About The Author

Dr. Nancy Campbell has been a contemporary art curator and writer on contemporary and Inuit art for the past twenty years. She has held positions at the Art Gallery of Ontario, the University of Guelph, the McMichael Canadian Art Collection, and The Power Plant Contemporary Art Gallery. 


Author’s Statement

Writing a monograph on an artist places a burden of interpretation and understanding on the writer. I knew Annie Pootoogook, and this fact is an essential part of the story told here. Curatorial projects of my own and of others, which I outline in this book, have contributed to the scholarship, interpretation, and reception of Inuit art in Canada, and to the story of Annie’s life.


It was with caution and trepidation that I entered into the complexities of the Indigenous art world and Annie’s own place in it—always aware of my position as a settler from the South. Annie’s biography includes episodes of displacement, and her career as an artist in the North intersected with a series of jarring professional and cultural transformations. With her rise in art world celebrity after her 2006 exhibition which I curated for The Power Plant Contemporary Art Gallery, she navigated unfamiliar norms of art consumption that proved to be a challenge.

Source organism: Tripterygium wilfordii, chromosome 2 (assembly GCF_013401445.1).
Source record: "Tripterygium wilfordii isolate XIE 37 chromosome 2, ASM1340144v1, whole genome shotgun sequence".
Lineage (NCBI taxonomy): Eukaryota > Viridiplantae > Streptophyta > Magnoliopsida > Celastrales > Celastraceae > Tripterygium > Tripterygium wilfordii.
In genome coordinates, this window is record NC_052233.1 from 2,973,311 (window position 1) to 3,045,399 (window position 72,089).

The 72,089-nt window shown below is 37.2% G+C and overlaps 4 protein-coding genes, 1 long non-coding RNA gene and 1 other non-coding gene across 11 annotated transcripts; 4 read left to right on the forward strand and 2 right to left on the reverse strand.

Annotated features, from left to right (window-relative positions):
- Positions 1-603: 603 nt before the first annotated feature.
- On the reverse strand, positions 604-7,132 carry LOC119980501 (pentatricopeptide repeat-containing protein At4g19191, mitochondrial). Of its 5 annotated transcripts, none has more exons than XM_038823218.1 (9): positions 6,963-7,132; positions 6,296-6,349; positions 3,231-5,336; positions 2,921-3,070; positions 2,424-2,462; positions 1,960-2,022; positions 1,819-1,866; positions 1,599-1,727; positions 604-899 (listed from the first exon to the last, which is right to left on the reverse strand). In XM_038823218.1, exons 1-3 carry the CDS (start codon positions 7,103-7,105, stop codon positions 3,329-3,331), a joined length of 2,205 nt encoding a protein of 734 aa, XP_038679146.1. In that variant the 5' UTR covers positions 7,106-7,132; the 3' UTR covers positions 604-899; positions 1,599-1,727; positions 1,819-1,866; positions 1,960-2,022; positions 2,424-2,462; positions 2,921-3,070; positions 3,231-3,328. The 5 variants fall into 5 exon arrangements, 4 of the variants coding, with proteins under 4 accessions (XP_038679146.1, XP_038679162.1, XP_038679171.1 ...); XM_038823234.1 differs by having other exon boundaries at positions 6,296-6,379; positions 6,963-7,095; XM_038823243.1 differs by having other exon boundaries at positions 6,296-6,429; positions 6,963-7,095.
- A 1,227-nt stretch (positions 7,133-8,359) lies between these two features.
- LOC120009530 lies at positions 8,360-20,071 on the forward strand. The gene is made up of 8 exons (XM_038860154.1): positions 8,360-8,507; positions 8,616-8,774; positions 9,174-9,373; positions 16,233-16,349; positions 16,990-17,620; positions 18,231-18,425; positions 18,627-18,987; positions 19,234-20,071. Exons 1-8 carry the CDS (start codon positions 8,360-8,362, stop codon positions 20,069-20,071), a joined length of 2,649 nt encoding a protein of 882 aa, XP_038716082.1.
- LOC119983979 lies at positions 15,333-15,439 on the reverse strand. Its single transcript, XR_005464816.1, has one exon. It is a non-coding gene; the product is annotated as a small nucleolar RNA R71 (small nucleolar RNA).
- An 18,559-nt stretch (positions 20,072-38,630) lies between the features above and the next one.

One of the challenges and pleasures of curating is making associations that provoke a new understanding of the work included in an exhibition. In my experience, exhibitions can redirect preconceived ideas about one artist or another. My study of the art of Canadian Inuit has not only led me to see the work of living Inuit artists in a new context but has also allowed me to recontextualize some of the contemporary art I encounter in the South. My interest in the work of Annie Pootoogook began in the early 2000s (I visited Kinngait for the first time in early 2004); I saw something special and unique that was of extreme interest. My curatorial methodology was my own: intuitive, visual, and discursive, but it ultimately resulted in a provocative reconsideration of Inuit art in the present. This book draws on my work as an academic and my doctoral dissertation, entitled Cracking the Glass Ceiling: Contemporary Inuit Drawing, which includes detailed studies of Shuvinai Ashoona and Annie Pootoogook. With this book and with my scholarship, I hope to achieve a reconsideration of what Inuit art tells of the time within which it was created.

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